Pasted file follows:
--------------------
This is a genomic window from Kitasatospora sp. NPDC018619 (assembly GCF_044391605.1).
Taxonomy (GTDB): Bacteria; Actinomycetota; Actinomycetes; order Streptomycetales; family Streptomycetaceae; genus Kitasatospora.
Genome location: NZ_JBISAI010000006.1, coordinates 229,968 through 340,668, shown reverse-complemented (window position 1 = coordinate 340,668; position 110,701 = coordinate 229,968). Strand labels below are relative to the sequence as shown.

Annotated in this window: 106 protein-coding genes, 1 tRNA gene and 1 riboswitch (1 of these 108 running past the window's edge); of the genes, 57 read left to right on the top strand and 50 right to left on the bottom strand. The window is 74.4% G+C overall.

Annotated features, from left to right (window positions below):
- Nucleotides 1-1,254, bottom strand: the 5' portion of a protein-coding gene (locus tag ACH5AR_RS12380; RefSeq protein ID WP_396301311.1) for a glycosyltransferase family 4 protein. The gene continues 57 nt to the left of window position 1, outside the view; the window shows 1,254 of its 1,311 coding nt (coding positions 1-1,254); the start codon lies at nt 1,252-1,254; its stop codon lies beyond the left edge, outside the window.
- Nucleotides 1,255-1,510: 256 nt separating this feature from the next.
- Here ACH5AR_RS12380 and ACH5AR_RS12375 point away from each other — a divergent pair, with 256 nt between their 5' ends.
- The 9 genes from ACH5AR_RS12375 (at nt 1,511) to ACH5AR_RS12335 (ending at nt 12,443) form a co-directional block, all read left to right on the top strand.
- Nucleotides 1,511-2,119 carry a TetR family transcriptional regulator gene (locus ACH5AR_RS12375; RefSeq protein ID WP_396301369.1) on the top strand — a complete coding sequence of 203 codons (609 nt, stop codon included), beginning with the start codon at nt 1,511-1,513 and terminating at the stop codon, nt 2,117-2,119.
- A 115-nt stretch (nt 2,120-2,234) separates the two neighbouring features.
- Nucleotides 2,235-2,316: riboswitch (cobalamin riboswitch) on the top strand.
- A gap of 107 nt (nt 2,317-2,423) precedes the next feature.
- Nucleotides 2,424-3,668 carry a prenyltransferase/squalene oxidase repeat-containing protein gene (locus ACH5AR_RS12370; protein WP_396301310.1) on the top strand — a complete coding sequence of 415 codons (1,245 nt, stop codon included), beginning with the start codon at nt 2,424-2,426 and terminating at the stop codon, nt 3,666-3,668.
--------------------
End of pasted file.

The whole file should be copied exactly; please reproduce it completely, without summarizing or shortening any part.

This is a genomic window from Kitasatospora sp. NPDC018619 (assembly GCF_044391605.1).
Taxonomy (GTDB): Bacteria; Actinomycetota; Actinomycetes; order Streptomycetales; family Streptomycetaceae; genus Kitasatospora.
Genome location: NZ_JBISAI010000006.1, coordinates 229,968 through 340,668, shown reverse-complemented (window position 1 = coordinate 340,668; position 110,701 = coordinate 229,968). Strand labels below are relative to the sequence as shown.

Annotated in this window: 106 protein-coding genes, 1 tRNA gene and 1 riboswitch (1 of these 108 running past the window's edge); of the genes, 57 read left to right on the top strand and 50 right to left on the bottom strand. The window is 74.4% G+C overall.

Annotated features, from left to right (window positions below):
- Nucleotides 1-1,254, bottom strand: the 5' portion of a protein-coding gene (locus tag ACH5AR_RS12380; RefSeq protein ID WP_396301311.1) for a glycosyltransferase family 4 protein. The gene continues 57 nt to the left of window position 1, outside the view; the window shows 1,254 of its 1,311 coding nt (coding positions 1-1,254); the start codon lies at nt 1,252-1,254; its stop codon lies beyond the left edge, outside the window.
- Nucleotides 1,255-1,510: 256 nt separating this feature from the next.
- Here ACH5AR_RS12380 and ACH5AR_RS12375 point away from each other — a divergent pair, with 256 nt between their 5' ends.
- The 9 genes from ACH5AR_RS12375 (at nt 1,511) to ACH5AR_RS12335 (ending at nt 12,443) form a co-directional block, all read left to right on the top strand.
- Nucleotides 1,511-2,119 carry a TetR family transcriptional regulator gene (locus ACH5AR_RS12375; RefSeq protein ID WP_396301369.1) on the top strand — a complete coding sequence of 203 codons (609 nt, stop codon included), beginning with the start codon at nt 1,511-1,513 and terminating at the stop codon, nt 2,117-2,119.
- A 115-nt stretch (nt 2,120-2,234) separates the two neighbouring features.
- Nucleotides 2,235-2,316: riboswitch (cobalamin riboswitch) on the top strand.
- A gap of 107 nt (nt 2,317-2,423) precedes the next feature.
- Nucleotides 2,424-3,668 carry a prenyltransferase/squalene oxidase repeat-containing protein gene (locus ACH5AR_RS12370; protein WP_396301310.1) on the top strand — a complete coding sequence of 415 codons (1,245 nt, stop codon included), beginning with the start codon at nt 2,424-2,426 and terminating at the stop codon, nt 3,666-3,668.